Need to format the page numbers you added to your document? Word makes it easy, using the same techniques you use to format regular text.
Getting Identical Margins
Need to get the margins on your document exactly right? It can be a challenge to get the Word settings where you need them and then wrestle with the printer so it does what you expect. Here are some things to keep in mind.
Getting Rid of Blue Squiggly Underlines
In an effort to make your writing better, Word uses "squiggly" underlines to mark things it thinks you may need to change. If you see some blue squiggly underlines on your screen, you may wonder what they are for and how to get rid of them. Here's the skinny.
Getting Rid of Section Breaks, but Not Section Formatting
Word allows you to change the character of how your pages are designed by using multiple sections in a document. If you want to get rid of a section, yet maintain the formatting associated with that section, it can be a real challenge.
Intelligent Title Case
A common editorial need is to change the capitalization used on different words in a selection of text. Word provides a rudimentary way to adjust the case of the text, but you may want a more intelligent way of changing it.
Italic Typing Doesn't Stay Italic
If you turn explicit formatting on and off as you type, you may notice some quirky behavior in Word. This tip examines one such behavior and how you can correct it.
Last Paragraph Line Strung Out Incorrectly
Justifying a paragraph may have undesired effects on the last line of a paragraph. If this occurs with your text, you'll appreciate the approach described in this tip.
Letters and Numbers in Page Numbers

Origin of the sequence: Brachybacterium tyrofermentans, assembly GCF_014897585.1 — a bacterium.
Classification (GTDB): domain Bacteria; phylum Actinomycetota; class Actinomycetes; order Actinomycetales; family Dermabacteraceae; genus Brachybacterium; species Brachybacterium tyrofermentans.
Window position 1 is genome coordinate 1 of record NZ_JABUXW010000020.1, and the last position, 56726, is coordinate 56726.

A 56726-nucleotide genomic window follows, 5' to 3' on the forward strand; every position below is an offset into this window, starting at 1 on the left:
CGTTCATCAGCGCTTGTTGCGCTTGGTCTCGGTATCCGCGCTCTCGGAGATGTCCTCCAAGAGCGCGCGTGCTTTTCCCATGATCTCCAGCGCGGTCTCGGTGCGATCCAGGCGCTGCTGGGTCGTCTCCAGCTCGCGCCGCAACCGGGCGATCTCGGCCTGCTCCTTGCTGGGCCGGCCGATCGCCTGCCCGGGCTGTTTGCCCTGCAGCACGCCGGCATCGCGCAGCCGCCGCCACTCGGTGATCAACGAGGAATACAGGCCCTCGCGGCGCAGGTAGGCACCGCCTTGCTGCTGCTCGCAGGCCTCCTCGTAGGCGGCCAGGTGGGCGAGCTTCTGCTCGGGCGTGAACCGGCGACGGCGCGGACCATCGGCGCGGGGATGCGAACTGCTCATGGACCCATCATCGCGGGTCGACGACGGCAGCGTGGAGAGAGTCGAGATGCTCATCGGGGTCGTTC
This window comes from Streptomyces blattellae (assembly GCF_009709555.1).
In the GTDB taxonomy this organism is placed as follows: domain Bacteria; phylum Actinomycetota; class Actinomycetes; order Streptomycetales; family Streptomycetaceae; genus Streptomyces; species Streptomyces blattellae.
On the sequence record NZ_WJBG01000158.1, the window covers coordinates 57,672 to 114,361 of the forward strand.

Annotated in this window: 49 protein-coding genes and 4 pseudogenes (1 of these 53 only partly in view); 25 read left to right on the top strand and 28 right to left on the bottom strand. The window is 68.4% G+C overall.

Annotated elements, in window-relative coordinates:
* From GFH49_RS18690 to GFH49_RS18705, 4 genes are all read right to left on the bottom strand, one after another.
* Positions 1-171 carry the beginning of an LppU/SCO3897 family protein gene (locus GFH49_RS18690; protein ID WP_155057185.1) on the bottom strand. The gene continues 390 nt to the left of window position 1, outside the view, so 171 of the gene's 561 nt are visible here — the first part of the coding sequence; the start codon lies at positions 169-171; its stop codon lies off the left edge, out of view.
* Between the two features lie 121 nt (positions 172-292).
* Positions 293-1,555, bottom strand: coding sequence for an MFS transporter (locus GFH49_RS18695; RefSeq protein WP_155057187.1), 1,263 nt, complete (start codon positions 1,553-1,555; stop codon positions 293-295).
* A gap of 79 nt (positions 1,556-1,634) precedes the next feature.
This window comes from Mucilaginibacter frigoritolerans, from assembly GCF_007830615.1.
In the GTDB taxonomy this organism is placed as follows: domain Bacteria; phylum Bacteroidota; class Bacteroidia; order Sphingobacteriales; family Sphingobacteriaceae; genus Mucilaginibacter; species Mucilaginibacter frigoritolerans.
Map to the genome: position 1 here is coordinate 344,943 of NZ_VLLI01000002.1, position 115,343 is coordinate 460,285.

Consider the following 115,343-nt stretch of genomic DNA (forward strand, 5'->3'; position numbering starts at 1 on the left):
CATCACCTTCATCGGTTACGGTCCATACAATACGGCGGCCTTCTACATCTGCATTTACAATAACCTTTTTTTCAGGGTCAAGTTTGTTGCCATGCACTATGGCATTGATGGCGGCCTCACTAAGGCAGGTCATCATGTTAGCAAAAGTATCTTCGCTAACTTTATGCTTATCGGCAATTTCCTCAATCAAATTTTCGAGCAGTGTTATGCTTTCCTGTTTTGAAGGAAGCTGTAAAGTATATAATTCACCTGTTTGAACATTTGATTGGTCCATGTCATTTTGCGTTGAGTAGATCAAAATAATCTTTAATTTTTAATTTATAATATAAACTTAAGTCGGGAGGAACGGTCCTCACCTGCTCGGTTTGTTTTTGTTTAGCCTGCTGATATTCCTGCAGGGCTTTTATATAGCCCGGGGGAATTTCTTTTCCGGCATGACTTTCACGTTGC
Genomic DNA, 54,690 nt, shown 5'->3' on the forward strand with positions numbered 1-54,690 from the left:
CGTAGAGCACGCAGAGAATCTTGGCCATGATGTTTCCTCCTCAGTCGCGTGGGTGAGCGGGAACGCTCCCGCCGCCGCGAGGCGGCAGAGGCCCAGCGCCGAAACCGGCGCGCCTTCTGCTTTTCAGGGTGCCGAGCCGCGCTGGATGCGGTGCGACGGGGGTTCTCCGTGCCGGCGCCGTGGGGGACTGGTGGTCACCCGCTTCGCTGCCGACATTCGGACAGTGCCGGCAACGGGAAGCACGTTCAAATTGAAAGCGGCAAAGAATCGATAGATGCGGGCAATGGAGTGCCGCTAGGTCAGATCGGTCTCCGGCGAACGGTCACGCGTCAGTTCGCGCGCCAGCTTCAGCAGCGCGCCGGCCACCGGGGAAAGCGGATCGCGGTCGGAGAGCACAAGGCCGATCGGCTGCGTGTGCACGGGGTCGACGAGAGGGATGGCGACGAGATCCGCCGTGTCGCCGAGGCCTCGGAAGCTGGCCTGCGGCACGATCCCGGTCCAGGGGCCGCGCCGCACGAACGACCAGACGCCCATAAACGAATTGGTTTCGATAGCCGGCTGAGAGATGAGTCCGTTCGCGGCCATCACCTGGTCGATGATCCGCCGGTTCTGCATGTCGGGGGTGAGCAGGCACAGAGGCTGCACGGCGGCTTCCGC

A common task is to add page numbers to document headers and footers. If you want those page numbers to include more than just digits, you can easily accomplish your desires.
Lines that Don't Change When You Type
Create a form in Word and you will invariably be faced with the need to places fill-in-the-blank lines in the document. If you want those lines to remain as people fill in the form, there are a couple of ways you can format the document.
Losing All Formatting in a Document
Have you ever made a formatting change to a couple of characters or to a paragraph, only to see those changes affect text elsewhere in the document? Here's the reason that is happening and what you can do about it.
Making a Customized Theme Available to Others
Microsoft Office applications (including Word) allow you to work with collections of common formatting specifications, called themes. If you create a customized theme, you probably want to share that theme with others, so they can use it. Here's how you can.
Making Bottoms of Pages Line Up
Want to make your text look good on the finished page? This tip discusses a common speed bump in this quest--making the bottom of each page line up.
Making Sure a Document Always Has an Even Number of Pages
For some documents, you may want to make sure that a printout always has an even number of pages. Word has no intrinsic way to do this, but you can work around this apparent limitation using the techniques in this tip.